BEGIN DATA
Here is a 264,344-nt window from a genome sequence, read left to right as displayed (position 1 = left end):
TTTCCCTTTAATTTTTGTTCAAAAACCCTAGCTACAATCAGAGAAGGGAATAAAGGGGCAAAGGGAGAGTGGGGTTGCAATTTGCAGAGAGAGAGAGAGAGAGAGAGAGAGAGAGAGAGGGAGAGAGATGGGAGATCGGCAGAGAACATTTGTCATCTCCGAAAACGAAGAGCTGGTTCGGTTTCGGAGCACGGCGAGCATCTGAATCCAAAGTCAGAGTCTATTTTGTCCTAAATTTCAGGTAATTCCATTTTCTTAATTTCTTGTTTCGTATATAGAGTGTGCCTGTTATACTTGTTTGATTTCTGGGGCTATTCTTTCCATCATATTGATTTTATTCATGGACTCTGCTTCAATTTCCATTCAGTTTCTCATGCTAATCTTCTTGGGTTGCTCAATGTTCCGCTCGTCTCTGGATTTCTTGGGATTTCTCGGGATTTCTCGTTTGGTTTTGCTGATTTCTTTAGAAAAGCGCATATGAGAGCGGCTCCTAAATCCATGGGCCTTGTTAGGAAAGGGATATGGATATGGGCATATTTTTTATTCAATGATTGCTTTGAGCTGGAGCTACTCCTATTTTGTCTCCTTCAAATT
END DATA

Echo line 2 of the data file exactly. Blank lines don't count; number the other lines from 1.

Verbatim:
TTTCCCTTTAATTTTTGTTCAAAAACCCTAGCTACAATCAGAGAAGGGAATAAAGGGGCAAAGGGAGAGTGGGGTTGCAATTTGCAGAGAGAGAGAGAGAGAGAGAGAGAGAGAGAGAGGGAGAGAGATGGGAGATCGGCAGAGAACATTTGTCATCTCCGAAAACGAAGAGCTGGTTCGGTTTCGGAGCACGGCGAGCATCTGAATCCAAAGTCAGAGTCTATTTTGTCCTAAATTTCAGGTAATTCCATTTTCTTAATTTCTTGTTTCGTATATAGAGTGTGCCTGTTATACTTGTTTGATTTCTGGGGCTATTCTTTCCATCATATTGATTTTATTCATGGACTCTGCTTCAATTTCCATTCAGTTTCTCATGCTAATCTTCTTGGGTTGCTCAATGTTCCGCTCGTCTCTGGATTTCTTGGGATTTCTCGGGATTTCTCGTTTGGTTTTGCTGATTTCTTTAGAAAAGCGCATATGAGAGCGGCTCCTAAATCCATGGGCCTTGTTAGGAAAGGGATATGGATATGGGCATATTTTTTATTCAATGATTGCTTTGAGCTGGAGCTACTCCTATTTTGTCTCCTTCAAATT